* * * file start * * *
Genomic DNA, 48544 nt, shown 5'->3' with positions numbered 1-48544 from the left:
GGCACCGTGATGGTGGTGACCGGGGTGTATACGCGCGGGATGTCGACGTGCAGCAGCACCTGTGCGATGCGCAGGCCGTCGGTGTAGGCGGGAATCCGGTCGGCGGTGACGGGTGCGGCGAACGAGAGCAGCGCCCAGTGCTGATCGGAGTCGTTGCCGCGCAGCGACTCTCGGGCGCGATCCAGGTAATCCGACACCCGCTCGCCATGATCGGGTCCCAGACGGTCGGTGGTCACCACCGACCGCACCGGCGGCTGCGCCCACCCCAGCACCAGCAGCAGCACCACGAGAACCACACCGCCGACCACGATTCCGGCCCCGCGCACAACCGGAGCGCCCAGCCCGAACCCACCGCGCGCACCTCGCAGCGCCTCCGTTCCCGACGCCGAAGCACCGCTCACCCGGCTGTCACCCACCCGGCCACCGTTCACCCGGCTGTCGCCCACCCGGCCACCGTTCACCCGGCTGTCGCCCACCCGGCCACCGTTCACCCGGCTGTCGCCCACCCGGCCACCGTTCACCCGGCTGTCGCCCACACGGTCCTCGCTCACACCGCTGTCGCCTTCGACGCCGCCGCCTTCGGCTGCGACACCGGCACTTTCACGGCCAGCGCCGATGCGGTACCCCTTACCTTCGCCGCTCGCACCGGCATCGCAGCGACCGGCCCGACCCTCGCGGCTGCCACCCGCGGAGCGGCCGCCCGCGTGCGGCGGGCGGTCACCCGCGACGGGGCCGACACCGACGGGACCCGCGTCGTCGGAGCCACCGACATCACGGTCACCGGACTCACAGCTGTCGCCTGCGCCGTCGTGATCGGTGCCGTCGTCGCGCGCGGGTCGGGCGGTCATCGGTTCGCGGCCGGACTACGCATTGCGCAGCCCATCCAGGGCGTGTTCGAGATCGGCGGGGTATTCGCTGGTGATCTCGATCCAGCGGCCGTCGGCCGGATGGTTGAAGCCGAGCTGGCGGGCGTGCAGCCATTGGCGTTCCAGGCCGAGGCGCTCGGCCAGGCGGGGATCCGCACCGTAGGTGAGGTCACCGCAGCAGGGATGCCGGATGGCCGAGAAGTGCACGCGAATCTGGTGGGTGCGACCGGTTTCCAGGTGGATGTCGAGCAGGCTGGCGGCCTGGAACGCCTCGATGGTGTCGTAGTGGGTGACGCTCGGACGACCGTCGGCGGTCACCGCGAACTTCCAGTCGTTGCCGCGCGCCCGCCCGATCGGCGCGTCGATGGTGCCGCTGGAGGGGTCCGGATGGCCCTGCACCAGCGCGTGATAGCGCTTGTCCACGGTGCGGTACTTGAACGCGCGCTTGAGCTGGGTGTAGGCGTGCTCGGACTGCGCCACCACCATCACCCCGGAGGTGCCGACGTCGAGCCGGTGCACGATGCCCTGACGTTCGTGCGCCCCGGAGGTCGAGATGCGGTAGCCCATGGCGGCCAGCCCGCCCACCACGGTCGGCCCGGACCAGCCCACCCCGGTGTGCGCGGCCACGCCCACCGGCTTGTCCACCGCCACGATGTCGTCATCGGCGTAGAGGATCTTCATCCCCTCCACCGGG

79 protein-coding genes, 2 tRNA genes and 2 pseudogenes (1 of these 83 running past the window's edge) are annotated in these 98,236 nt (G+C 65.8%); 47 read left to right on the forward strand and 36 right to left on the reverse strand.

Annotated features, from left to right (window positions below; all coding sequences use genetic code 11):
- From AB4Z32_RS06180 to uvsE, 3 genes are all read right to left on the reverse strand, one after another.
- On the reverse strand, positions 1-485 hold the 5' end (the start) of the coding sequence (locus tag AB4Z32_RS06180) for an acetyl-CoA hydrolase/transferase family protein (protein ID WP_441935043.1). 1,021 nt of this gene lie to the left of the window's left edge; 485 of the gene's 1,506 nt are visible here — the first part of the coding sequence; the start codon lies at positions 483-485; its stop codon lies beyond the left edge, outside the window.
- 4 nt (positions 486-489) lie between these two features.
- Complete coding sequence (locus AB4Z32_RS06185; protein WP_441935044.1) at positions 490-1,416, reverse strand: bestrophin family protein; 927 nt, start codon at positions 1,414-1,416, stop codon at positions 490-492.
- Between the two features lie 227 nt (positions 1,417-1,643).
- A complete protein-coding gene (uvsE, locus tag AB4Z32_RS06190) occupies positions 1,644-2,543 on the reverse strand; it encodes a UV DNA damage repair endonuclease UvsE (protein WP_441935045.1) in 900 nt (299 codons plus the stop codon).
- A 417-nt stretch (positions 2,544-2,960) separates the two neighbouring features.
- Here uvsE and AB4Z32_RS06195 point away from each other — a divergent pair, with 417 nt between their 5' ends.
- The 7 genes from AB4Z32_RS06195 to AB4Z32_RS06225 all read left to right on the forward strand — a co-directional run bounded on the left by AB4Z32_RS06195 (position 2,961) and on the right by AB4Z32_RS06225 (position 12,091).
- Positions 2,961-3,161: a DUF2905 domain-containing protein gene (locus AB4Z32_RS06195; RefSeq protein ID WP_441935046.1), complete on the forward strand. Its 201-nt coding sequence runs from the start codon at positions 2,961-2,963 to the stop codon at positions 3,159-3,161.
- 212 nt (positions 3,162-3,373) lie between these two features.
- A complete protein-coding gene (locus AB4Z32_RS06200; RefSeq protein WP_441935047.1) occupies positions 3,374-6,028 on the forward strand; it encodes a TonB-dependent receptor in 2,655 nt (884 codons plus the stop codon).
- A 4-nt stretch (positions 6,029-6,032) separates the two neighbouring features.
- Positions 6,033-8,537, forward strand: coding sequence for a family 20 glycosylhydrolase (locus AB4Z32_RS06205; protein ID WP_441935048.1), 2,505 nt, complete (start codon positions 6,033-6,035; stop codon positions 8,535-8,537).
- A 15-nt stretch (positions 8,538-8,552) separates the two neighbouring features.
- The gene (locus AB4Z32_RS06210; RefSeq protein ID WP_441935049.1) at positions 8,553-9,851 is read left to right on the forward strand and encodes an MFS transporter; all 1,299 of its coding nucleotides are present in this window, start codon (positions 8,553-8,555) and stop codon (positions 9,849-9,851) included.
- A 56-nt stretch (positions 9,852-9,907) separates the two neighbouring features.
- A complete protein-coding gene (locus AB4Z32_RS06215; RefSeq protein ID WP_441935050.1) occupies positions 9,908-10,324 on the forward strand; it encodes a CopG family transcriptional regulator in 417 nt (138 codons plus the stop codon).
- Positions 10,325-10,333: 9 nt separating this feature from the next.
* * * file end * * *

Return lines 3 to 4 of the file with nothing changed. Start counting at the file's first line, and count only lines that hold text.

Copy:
79 protein-coding genes, 2 tRNA genes and 2 pseudogenes (1 of these 83 running past the window's edge) are annotated in these 98,236 nt (G+C 65.8%); 47 read left to right on the forward strand and 36 right to left on the reverse strand.

Annotated features, from left to right (window positions below; all coding sequences use genetic code 11):